CSC News

July 13, 2016

A Big Hit With Students, Pokemon GO Hits the Classroom

Pokemon GO, a mobile-based reality game in which players try to capture Pokemon characters that appear throughout the real world, is not only a big hit with NC State students, but has also hit the classroom.  Less than one week after the game’s official U.S. release, Scott Carpenter, an NC State Computer Science PhD student and instructor, incorporated the game concepts in the summer course he is teaching, CSC 316 – Data Structures for Computer Scientists.   
“In class, we just finished covering preliminary graph theory and path-finding algorithms,” says Carpenter, “when I learned from my own children about the explosive popularity of Pokemon GO that was happening over the weekend.  I felt many concepts were definitely related to what my students had been studying and I had to find a way to bring this excitement into the classroom.”  
Carpenter did so the very next time his students met for class by explaining how Pokemon GO leverages not only the data structure concepts that the summer students are learning about in his class, but also how the systemic nature of the game relies on many important computer science concepts.  With hand-drawn charts and diagrams and a lot of interactive classroom discussion about networking, location services, security and privacy, Carpenter explains, “Pokemon GO requires real-time data collection from millions of mobile users and the use of crowdsourcing techniques to determine when and where to spawn new Pokemon.”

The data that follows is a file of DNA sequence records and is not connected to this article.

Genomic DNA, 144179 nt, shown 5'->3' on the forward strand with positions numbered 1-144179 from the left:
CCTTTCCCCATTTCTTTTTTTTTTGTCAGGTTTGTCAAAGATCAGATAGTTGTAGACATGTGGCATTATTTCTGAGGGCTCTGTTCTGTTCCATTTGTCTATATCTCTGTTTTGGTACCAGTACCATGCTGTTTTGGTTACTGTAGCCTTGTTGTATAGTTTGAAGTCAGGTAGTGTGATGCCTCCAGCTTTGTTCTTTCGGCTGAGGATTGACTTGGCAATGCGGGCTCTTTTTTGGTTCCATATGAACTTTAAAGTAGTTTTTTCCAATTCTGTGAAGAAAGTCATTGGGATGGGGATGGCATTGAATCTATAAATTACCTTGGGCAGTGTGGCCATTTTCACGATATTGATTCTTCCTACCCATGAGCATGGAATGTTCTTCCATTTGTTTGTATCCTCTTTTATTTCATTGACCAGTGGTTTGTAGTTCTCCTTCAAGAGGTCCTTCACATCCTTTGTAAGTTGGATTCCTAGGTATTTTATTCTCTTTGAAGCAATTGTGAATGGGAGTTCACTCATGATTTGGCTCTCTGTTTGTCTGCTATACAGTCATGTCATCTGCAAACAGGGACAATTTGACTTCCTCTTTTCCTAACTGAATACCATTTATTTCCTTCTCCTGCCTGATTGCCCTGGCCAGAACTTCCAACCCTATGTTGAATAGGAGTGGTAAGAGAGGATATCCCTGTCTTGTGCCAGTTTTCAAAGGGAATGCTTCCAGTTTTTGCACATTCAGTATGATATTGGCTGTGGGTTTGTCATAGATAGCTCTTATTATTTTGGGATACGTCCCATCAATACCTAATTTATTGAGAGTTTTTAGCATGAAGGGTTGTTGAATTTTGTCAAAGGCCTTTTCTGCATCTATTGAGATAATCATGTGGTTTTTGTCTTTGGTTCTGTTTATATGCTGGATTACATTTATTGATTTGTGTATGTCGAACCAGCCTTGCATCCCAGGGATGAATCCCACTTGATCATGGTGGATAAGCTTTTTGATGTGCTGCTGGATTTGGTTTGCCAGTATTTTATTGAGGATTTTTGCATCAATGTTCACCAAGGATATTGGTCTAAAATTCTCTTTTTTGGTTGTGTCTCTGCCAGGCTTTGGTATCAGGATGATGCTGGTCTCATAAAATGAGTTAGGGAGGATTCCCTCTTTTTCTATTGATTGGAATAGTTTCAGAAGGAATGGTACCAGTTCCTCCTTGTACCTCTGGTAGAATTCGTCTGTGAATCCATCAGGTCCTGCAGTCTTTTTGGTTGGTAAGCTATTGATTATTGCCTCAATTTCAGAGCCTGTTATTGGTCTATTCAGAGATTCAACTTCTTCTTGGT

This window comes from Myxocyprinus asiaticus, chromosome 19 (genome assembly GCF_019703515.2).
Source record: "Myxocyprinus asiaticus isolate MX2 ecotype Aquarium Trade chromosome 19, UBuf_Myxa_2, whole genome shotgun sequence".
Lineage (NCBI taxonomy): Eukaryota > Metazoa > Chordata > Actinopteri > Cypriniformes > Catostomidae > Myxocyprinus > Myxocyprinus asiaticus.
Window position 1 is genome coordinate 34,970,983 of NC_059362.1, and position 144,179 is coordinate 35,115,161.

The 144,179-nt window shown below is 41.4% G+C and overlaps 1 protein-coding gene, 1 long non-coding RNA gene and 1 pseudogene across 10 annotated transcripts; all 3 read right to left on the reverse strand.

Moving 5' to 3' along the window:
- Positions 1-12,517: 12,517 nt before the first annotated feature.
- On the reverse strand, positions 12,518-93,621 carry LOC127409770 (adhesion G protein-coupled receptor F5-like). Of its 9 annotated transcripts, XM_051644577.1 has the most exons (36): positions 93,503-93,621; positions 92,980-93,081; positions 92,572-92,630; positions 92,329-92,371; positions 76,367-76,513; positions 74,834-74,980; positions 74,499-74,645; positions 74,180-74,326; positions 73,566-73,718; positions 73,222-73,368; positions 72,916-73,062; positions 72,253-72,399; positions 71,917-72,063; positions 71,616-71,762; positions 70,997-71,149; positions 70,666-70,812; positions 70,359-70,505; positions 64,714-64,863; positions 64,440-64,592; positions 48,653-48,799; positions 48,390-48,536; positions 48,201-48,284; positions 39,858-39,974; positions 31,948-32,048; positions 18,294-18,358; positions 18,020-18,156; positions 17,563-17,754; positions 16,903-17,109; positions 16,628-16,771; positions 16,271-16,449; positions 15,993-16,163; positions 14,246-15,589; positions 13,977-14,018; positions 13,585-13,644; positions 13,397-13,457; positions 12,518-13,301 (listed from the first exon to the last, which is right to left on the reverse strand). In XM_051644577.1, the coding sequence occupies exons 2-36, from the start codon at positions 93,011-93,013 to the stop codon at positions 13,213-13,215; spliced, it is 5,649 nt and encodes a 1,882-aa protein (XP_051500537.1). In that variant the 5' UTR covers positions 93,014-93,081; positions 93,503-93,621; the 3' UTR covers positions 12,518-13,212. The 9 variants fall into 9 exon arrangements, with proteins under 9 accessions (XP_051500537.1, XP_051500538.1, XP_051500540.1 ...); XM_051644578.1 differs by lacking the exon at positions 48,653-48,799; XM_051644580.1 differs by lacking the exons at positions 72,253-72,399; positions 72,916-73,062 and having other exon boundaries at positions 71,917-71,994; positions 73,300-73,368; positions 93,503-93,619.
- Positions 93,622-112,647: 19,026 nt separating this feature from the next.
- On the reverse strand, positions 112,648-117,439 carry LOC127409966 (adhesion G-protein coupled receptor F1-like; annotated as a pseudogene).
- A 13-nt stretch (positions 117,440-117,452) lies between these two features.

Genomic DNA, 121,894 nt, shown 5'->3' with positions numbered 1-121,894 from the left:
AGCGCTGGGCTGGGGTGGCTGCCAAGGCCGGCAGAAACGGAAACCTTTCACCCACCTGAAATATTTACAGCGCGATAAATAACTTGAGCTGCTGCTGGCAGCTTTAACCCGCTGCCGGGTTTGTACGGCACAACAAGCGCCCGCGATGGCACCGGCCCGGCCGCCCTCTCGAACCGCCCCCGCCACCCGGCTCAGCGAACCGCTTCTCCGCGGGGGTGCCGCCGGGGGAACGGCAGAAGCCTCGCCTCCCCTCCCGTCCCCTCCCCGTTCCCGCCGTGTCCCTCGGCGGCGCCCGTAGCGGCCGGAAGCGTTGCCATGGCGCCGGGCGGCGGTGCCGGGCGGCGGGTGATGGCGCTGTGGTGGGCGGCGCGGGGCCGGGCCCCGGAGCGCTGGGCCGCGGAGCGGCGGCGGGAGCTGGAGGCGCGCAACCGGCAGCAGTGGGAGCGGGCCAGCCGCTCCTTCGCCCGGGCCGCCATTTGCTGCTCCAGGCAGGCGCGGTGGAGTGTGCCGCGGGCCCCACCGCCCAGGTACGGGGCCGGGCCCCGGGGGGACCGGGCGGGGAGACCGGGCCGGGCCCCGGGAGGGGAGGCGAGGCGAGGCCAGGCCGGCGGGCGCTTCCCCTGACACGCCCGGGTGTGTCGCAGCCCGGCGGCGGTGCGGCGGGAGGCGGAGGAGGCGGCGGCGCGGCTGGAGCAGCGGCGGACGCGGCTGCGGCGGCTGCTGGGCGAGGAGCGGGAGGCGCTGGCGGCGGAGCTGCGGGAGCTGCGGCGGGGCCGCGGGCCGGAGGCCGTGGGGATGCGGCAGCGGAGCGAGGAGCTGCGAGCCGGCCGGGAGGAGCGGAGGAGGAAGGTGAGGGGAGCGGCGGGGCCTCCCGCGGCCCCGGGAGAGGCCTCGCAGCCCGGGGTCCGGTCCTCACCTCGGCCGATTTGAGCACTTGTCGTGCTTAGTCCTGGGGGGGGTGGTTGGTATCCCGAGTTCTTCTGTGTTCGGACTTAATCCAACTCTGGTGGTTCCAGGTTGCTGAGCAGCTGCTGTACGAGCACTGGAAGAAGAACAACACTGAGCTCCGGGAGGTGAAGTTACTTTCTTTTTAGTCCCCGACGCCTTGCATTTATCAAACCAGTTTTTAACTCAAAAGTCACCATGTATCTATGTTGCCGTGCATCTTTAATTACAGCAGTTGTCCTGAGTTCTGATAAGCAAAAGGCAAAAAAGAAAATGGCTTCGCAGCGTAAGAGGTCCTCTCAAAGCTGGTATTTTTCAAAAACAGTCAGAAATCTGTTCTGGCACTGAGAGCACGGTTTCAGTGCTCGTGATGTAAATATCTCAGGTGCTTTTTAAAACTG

To play the game, players must physically move around throughout their real world in order to “find” the imaginarily nearby Pokemon that each can “see” using the app on their mobile devices.  Worldwide data usage continues to increase very rapidly, and the total daily data usage has been predicted to soon outpace popular social media sites such as Twitter.  The results of playing the game often encourage players to get out and find nearby Pokegyms and gather at Pokespots where they encounter other gaming enthusiasts.  Not all nearby players see exactly the same Pokemon characters, although sometimes they do, implying that the Pokemon distribution algorithm itself may be partly decentralized and partly distributed.  
“The effects of Pokemon GO on influencing human behavior would be interesting to study,” says Carpenter.  “I’ve already seen it have a tremendous impact on my own children within the first few days of its launch.  It’s summer, and my kids are asking to go outside and take walks and do physical activity in 90 degree weather during what would otherwise likely be a very lazy summer time.  So, now, if one of my students comes into class a few minutes late, I’ll just assume they’ve been out hunting Pokemon.”

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